The world’s oldest living tree is a bristlecone pine, aptly named Methuselah, that’s 4,851 years old. We can tell you that the tree is in Inyo National Forest in California, but we can’t tell you much more than that—its location is a closely guarded secret, to protect it from harm. However, it may have some competition. Research has shown that another tree in the same grove might be older than 5,000 years, but its location is also secret.

12. Rent-A-Guinea-Pig

In Switzerland, there is a service where you can rent a guinea pig in case one of yours dies. The service has really taken off, as in Switzerland it’s against the law to keep a guinea pig by itself. They are social animals and the country considers it cruel to keep one by itself.

13. Snake Sense

In China, scientists have used snakes to predict earthquakes. Snakes are super sensitive to vibrations in the ground and can feel a quake coming from 120km away. They can even predict them up to five days beforehand. Researchers set up cameras to watch a snake farm 24 hours a day to monitor for earthquakes, and they said it helped their predictions. Seems like we should be monitoring snake farms all over the world.

14. Yo Mama, So Old.

The world’s first “yo mama” joke is 3,500 years old. It was carved on to a Babylonian tablet that archaeologist J. J. van Dijk found in 1976. Unfortunately, the tablet has since been lost. Fortunately, van Dijk wrote the joke down: “…of your mother is by the one who has intercourse with her. What/who is it?” It’s not the best “yo mama” joke I’ve ever heard, but hey, you’ve gotta start somewhere.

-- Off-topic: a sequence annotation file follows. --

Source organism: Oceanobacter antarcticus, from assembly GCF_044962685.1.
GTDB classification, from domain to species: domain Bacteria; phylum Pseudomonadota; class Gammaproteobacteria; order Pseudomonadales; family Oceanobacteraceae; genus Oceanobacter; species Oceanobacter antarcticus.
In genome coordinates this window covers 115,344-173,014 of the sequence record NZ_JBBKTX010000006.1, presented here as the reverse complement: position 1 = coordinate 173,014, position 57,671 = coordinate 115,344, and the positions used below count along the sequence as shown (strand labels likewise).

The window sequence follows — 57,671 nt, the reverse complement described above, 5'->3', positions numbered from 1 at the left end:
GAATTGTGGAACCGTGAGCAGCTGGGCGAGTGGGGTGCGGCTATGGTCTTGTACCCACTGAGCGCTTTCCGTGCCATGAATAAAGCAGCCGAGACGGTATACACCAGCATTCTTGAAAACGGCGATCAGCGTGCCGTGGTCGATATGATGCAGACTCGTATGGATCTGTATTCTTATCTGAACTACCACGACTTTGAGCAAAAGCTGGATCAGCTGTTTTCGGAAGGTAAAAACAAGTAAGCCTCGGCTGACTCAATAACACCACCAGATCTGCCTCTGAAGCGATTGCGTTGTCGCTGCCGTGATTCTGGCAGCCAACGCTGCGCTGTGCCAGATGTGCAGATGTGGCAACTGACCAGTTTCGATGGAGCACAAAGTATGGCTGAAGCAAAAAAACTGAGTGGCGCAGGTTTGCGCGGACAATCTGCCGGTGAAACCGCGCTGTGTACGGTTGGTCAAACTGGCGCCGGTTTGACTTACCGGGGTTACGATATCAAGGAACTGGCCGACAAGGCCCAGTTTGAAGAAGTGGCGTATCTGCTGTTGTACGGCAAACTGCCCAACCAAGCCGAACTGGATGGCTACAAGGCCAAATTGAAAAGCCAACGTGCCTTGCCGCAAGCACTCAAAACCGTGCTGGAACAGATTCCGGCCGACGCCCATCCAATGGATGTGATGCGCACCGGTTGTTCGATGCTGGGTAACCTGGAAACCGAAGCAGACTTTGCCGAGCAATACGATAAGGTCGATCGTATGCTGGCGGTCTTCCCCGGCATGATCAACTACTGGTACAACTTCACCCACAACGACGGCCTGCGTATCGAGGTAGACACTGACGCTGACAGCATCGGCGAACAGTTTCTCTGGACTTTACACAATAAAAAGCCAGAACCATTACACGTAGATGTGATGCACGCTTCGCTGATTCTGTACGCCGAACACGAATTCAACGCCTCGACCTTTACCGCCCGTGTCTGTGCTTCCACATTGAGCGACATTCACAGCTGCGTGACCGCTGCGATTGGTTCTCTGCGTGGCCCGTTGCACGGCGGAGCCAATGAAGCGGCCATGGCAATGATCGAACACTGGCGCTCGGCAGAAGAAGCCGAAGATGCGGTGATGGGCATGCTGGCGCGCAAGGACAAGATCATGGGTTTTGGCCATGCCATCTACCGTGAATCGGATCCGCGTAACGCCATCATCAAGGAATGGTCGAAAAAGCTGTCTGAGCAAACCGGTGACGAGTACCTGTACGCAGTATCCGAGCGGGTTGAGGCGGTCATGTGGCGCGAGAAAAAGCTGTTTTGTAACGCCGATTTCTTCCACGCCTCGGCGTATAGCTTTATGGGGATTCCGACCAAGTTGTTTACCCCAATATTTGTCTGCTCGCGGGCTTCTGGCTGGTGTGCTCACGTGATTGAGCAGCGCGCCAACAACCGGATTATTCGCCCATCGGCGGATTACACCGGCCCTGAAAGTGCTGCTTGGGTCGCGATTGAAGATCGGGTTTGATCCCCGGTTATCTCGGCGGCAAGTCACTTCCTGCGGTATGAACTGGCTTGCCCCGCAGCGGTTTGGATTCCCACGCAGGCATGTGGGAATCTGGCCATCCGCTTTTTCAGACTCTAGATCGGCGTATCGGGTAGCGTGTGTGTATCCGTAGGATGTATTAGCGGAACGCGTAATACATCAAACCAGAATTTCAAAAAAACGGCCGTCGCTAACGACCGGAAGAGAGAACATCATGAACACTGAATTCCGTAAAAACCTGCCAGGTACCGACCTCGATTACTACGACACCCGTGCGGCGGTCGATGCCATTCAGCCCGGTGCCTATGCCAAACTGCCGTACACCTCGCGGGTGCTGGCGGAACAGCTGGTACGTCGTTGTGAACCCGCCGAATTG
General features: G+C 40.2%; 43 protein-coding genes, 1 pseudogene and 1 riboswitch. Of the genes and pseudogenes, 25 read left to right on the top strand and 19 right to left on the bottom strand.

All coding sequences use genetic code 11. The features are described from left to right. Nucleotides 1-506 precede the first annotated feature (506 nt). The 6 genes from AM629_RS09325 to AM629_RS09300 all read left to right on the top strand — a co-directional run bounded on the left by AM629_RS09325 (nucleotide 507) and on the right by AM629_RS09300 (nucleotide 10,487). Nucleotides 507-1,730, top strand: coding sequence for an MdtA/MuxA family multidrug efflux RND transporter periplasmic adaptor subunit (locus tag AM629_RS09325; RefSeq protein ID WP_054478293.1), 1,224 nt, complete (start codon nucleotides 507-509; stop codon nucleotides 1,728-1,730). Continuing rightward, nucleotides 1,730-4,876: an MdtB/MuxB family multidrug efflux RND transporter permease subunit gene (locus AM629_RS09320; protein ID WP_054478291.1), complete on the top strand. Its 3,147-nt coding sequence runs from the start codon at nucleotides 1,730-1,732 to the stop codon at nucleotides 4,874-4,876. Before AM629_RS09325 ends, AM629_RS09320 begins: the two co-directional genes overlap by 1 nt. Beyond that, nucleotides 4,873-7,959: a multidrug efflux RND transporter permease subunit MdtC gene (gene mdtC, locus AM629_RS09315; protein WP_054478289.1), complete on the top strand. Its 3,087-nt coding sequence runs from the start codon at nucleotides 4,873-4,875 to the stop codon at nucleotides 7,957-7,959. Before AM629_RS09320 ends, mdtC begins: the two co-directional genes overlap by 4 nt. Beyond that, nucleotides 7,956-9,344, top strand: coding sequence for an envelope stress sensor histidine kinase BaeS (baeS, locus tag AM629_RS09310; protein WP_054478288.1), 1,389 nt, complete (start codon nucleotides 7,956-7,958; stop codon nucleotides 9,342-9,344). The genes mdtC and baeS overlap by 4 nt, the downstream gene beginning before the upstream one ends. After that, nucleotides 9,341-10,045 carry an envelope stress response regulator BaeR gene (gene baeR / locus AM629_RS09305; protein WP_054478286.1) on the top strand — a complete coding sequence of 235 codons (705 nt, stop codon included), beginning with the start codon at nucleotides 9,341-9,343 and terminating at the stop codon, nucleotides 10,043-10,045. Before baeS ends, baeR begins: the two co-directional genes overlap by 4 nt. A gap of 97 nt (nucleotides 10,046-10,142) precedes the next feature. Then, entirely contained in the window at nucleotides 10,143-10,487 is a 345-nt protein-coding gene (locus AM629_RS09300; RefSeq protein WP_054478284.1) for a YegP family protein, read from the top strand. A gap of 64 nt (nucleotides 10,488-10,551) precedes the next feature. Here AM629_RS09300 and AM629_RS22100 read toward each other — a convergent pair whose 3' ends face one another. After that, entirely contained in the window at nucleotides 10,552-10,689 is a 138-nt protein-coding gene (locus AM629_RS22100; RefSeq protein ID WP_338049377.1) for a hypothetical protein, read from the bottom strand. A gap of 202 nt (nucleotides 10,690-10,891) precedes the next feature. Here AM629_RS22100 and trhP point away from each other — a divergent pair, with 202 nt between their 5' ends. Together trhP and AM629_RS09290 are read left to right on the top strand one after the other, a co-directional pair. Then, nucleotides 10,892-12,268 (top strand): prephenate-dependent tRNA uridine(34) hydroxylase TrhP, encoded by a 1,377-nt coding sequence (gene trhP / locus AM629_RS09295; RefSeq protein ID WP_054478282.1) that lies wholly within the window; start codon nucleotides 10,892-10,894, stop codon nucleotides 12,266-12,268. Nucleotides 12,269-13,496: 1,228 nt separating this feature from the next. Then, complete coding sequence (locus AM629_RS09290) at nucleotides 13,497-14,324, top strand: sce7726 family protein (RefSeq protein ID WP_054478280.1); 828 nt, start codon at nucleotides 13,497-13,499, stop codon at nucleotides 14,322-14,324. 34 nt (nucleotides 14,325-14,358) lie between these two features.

15. Larry Bird

The little birdy mascot of twitter has a name: Larry! Some suspect that he’s named after Boston Celtics player Larry Bird.

16. Flat Earthers

Scholars in the Middle Ages didn’t think the Earth was flat; they knew it was round. Most theories about the earth being flat seem to have sprung up between 1879 and 1920. As historian Jeffery Burton Russel says, “With extraordinary few exceptions no educated person in the history of Western Civilization from the third century B.C. onward believed that the Earth was flat.” That we as a society believe that people from the Middle Ages thought the Earth was flat is just a modern myth.

17. Know When To Fold ‘Em

There’s a poker hand named after famous tennis player Anna Kournikova. The hand is an Ace-King offsuit, and it’s named for Kournikova because it looks great, but doesn’t win…just like Kournikova. Ouch…

18. Land of Elves and Fairies

The majority of Icelanders believe in the existence of Elves—at least, they did pretty recently. One survey done in 1998 found that 54.4% of the island believed in the mythical creatures. Icelanders believe these territorial beings would cause mysterious accidents if you stumbled onto their turf.

19. Sony’s First

Sony’s first invention was the electric rice cooker. Since it was essentially electrodes in the bottom of a wooden bucket, it wasn’t that great at cooking rice. Because it could never cook a good batch of rice, it was never released to the market. Now, this rice cooker sits in the Sony Archives in Japan.

20. Man’s Best Friend

While this may come as no surprise to dog lovers, dogs can tell from your voice if you’re happy or sad. They also have the ability to distinguish between laughter and crying.

21. German Checkers